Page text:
I recall a moving testimony from an old Mormon gentleman possessed of a plurality. He would accept his church's decision to forbid the practice. He would submit to the law of the land. But he would not admit that his marriages were anything but blessed. He shed a tear, and his voice trembled. I do not remember his precise words. The upshot, however, was that he would never see in any but a holy light his union with Mrs. Perkins—and Mrs. Perkins, and Mrs. Perkins, and Mrs. Perkins.
Two thousand years of Western institutions, and the clear witness of the New Testament and the Church? The old man stood firm. I am sure his wives were grateful.
I am not, as readers will have gathered, a Marxist or a feminist. Therefore, I have no ready ways to explain away such behavior. I cannot say, "Carrie A. Nation was a power-hungry tool in the hands of a moralistic bourgeoisie," because that does not move me one millimeter closer—I use the metric system, in partial concession to the scientific Marx—not one millimeter closer, I say, to understanding the silly woman and her cause, one that far wiser heads than hers espoused. I cannot say, "The bigamist male is out for power and domination, not love," because a rooster pecked by a single hen may not fare better with three, and because the human heart is a riddle that only God can solve. I am sure that every time Mrs. Nation took her ax to a saloon, she felt that God was bracing her heart and nerving her skinny arm. I am sure that many an old Mormon, looking back upon his life, might say that Miriam brought him close to God, and Naomi closer still, and Abigail closest of all. Praise God, from whom all blessings flow.
What then about this quarrel between Mr. Buttigieg and Mr. Pence?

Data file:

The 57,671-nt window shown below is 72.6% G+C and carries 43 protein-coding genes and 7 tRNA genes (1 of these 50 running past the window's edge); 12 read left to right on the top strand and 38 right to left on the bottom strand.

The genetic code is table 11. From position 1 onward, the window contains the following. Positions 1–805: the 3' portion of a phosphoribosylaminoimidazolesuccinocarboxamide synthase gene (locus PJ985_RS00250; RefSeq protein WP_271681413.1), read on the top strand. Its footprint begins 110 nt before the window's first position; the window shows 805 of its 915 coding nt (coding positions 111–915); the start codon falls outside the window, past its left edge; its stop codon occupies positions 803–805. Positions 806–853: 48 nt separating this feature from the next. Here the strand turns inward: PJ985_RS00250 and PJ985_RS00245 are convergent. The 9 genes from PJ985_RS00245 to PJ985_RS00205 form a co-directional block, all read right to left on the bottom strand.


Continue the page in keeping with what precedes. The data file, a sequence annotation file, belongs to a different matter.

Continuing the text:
Mr. Buttigieg is a man who pretends that he does marital things with another man, a biological impossibility. Mr. Pence declines to support Mr. Buttigieg. He says that mock-marital actions mock marriage. (I note that a man and a woman can mock marriage too, in a variety of ways, such as engaging in marital acts while not being married.) Mr. Buttigieg will not let it go. He says that his romantic partner brings him closer to God. He says Mr. Pence's quarrel is not with his deeds, but with his Creator. He was made this way, he says.
Let's reason this out. What can he mean by that little word, made? I look at a shovel. It has a long wooden handle and a pointed and scooped iron blade. It is made for digging. It is not for serving casserole or cleaning earwax. I look at a man and a woman. Unless I am a babe or a man from Mars, I know that they are made for one another. No one has a reproductive system. Everybody has half of one. Men have this half, and women have that half. No man is made for the depositing of the seed of life into a pot of hydrochloric acid or a sewer.